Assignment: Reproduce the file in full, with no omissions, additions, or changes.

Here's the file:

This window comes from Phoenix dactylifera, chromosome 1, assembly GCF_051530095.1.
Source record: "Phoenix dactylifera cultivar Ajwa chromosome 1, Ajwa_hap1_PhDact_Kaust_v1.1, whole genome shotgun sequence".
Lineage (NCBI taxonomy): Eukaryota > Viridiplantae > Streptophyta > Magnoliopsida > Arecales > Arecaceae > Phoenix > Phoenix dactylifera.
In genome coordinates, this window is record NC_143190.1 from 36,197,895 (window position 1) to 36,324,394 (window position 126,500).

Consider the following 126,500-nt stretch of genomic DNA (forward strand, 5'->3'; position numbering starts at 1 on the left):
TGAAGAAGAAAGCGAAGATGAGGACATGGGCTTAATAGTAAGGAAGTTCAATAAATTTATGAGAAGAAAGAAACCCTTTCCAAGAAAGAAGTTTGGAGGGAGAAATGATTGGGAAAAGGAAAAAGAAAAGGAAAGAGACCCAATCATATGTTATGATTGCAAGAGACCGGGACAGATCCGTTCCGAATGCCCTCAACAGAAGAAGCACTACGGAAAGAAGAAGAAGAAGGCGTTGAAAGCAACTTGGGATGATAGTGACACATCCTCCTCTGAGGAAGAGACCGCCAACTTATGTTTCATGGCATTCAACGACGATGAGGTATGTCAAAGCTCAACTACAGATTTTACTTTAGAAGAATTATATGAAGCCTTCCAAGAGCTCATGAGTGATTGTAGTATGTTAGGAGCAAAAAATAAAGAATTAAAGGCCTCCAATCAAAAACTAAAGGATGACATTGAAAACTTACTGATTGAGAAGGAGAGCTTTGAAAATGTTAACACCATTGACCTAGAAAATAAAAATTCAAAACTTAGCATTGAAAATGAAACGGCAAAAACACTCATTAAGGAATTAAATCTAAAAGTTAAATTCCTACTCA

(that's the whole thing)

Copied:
This window comes from Phoenix dactylifera, chromosome 1, assembly GCF_051530095.1.
Source record: "Phoenix dactylifera cultivar Ajwa chromosome 1, Ajwa_hap1_PhDact_Kaust_v1.1, whole genome shotgun sequence".
Lineage (NCBI taxonomy): Eukaryota > Viridiplantae > Streptophyta > Magnoliopsida > Arecales > Arecaceae > Phoenix > Phoenix dactylifera.
In genome coordinates, this window is record NC_143190.1 from 36,197,895 (window position 1) to 36,324,394 (window position 126,500).

Consider the following 126,500-nt stretch of genomic DNA (forward strand, 5'->3'; position numbering starts at 1 on the left):
TGAAGAAGAAAGCGAAGATGAGGACATGGGCTTAATAGTAAGGAAGTTCAATAAATTTATGAGAAGAAAGAAACCCTTTCCAAGAAAGAAGTTTGGAGGGAGAAATGATTGGGAAAAGGAAAAAGAAAAGGAAAGAGACCCAATCATATGTTATGATTGCAAGAGACCGGGACAGATCCGTTCCGAATGCCCTCAACAGAAGAAGCACTACGGAAAGAAGAAGAAGAAGGCGTTGAAAGCAACTTGGGATGATAGTGACACATCCTCCTCTGAGGAAGAGACCGCCAACTTATGTTTCATGGCATTCAACGACGATGAGGTATGTCAAAGCTCAACTACAGATTTTACTTTAGAAGAATTATATGAAGCCTTCCAAGAGCTCATGAGTGATTGTAGTATGTTAGGAGCAAAAAATAAAGAATTAAAGGCCTCCAATCAAAAACTAAAGGATGACATTGAAAACTTACTGATTGAGAAGGAGAGCTTTGAAAATGTTAACACCATTGACCTAGAAAATAAAAATTCAAAACTTAGCATTGAAAATGAAACGGCAAAAACACTCATTAAGGAATTAAATCTAAAAGTTAAATTCCTACTCA